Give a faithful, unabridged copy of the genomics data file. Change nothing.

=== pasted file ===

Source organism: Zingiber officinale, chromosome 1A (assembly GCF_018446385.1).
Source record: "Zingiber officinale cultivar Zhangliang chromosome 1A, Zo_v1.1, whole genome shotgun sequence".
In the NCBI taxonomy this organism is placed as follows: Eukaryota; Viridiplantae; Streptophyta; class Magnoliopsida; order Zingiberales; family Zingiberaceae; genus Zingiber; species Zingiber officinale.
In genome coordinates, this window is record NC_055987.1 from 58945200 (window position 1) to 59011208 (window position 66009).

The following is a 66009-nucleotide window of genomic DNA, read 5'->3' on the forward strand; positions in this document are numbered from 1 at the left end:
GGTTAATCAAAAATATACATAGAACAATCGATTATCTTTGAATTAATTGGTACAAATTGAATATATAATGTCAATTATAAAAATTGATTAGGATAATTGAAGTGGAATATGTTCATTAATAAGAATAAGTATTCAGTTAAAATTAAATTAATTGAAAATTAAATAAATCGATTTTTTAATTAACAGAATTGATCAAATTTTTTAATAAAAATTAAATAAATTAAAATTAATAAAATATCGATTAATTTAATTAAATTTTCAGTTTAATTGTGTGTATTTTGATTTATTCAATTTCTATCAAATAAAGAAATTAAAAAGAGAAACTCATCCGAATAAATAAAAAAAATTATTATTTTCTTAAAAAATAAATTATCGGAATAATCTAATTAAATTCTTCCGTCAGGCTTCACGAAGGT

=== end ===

Source organism: Zingiber officinale, chromosome 1A (assembly GCF_018446385.1).
Source record: "Zingiber officinale cultivar Zhangliang chromosome 1A, Zo_v1.1, whole genome shotgun sequence".
In the NCBI taxonomy this organism is placed as follows: Eukaryota; Viridiplantae; Streptophyta; class Magnoliopsida; order Zingiberales; family Zingiberaceae; genus Zingiber; species Zingiber officinale.
In genome coordinates, this window is record NC_055987.1 from 58945200 (window position 1) to 59011208 (window position 66009).

The following is a 66009-nucleotide window of genomic DNA, read 5'->3' on the forward strand; positions in this document are numbered from 1 at the left end:
GGTTAATCAAAAATATACATAGAACAATCGATTATCTTTGAATTAATTGGTACAAATTGAATATATAATGTCAATTATAAAAATTGATTAGGATAATTGAAGTGGAATATGTTCATTAATAAGAATAAGTATTCAGTTAAAATTAAATTAATTGAAAATTAAATAAATCGATTTTTTAATTAACAGAATTGATCAAATTTTTTAATAAAAATTAAATAAATTAAAATTAATAAAATATCGATTAATTTAATTAAATTTTCAGTTTAATTGTGTGTATTTTGATTTATTCAATTTCTATCAAATAAAGAAATTAAAAAGAGAAACTCATCCGAATAAATAAAAAAAATTATTATTTTCTTAAAAAATAAATTATCGGAATAATCTAATTAAATTCTTCCGTCAGGCTTCACGAAGGT